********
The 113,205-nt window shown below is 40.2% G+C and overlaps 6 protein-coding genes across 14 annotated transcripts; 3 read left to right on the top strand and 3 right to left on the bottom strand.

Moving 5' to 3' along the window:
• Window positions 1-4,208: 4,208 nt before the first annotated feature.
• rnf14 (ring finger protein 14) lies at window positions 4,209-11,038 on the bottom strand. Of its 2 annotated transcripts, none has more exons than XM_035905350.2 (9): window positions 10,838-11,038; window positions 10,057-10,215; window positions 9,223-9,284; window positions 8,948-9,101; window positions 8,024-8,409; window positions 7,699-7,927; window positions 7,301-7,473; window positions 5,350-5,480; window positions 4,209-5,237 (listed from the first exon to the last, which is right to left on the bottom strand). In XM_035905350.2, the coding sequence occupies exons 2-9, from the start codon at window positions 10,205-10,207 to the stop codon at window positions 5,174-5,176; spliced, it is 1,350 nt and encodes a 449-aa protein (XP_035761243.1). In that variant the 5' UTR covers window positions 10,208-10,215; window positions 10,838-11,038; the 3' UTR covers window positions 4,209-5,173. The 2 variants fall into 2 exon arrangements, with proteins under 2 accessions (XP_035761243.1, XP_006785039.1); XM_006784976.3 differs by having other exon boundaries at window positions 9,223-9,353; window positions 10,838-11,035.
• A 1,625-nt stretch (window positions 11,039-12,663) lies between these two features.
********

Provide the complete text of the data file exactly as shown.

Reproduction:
The 113,205-nt window shown below is 40.2% G+C and overlaps 6 protein-coding genes across 14 annotated transcripts; 3 read left to right on the top strand and 3 right to left on the bottom strand.

Moving 5' to 3' along the window:
• Window positions 1-4,208: 4,208 nt before the first annotated feature.
• rnf14 (ring finger protein 14) lies at window positions 4,209-11,038 on the bottom strand. Of its 2 annotated transcripts, none has more exons than XM_035905350.2 (9): window positions 10,838-11,038; window positions 10,057-10,215; window positions 9,223-9,284; window positions 8,948-9,101; window positions 8,024-8,409; window positions 7,699-7,927; window positions 7,301-7,473; window positions 5,350-5,480; window positions 4,209-5,237 (listed from the first exon to the last, which is right to left on the bottom strand). In XM_035905350.2, the coding sequence occupies exons 2-9, from the start codon at window positions 10,205-10,207 to the stop codon at window positions 5,174-5,176; spliced, it is 1,350 nt and encodes a 449-aa protein (XP_035761243.1). In that variant the 5' UTR covers window positions 10,208-10,215; window positions 10,838-11,038; the 3' UTR covers window positions 4,209-5,173. The 2 variants fall into 2 exon arrangements, with proteins under 2 accessions (XP_035761243.1, XP_006785039.1); XM_006784976.3 differs by having other exon boundaries at window positions 9,223-9,353; window positions 10,838-11,035.
• A 1,625-nt stretch (window positions 11,039-12,663) lies between these two features.